In the Press
Gov. John Kasich recently fired his director of the Ohio Department of Agriculture over concerns about water quality.
Farmers rattled by the dip in value of their soybean crop likely will see prices for their corn go up next year, one of the few optimistic projections made at a recent conference on future profits in farming.
Continued low commodity prices and uncertainty due to the trade war with China has economists predicting another fall for farm incomes in Ohio.
Chinese buyers can purchase soybeans from U.S. and South American producers for about the same price—even with retaliatory tariffs placed on American beans. So why are U.S. sales lagging behind?
President Donald Trump said he had a productive conversation with Chin's President Xi Jinping on trade, sending markets higher Thursday. However, his promises of a trade resolution may not materialize.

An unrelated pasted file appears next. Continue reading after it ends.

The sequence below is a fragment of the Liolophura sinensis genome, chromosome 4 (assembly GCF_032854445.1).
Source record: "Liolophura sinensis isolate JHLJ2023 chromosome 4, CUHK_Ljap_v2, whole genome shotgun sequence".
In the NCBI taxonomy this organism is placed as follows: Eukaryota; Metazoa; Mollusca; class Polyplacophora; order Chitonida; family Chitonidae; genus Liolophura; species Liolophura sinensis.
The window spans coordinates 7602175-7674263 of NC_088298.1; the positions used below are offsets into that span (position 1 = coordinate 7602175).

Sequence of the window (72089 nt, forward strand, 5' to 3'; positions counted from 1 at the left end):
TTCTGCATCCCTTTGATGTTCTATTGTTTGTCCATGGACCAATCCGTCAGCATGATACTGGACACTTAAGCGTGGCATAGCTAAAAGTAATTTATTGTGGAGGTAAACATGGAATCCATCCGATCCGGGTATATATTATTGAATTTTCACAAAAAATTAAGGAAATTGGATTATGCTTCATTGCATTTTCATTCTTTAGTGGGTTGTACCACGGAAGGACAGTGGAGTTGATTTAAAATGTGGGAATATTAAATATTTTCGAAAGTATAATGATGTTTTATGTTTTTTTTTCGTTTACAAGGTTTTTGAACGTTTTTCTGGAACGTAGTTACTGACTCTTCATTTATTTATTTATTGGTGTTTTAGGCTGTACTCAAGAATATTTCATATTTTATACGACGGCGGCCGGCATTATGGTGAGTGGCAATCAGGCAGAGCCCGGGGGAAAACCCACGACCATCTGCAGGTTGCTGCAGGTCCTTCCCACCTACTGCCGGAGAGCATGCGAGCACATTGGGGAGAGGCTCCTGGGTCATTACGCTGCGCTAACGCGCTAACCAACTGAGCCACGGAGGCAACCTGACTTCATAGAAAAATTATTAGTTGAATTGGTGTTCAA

Farmers will likely experience higher inputs costs in 2019, at a time when they are already facing a down farm economy. Barry Ward is the leader of production business management with OSU Extension.
For how much talk that has been made about the decline in soybean demand due to many factors, corn demand has held its own through the second half of 2018. That was one of the points made at last week’s Agriculture Policy and Outlook Conference, hosted by The Ohio State University.
The reason we have a trade deficit in the US is because we have a high consumption rate in the US.
This is good news for producers and for the ag sector. The longer the conflict lasts, the greater the chance global trade flows will be impacted long-term.
Trade and tariffs continue to be a big topic of interest in agriculture. We have a new trade deal to replace NAFTA, but the trade war with China continues. In Episode 12, we talk with Dr. Ian Sheldon from the Department of Agricultural, Environmental, and Development Economics.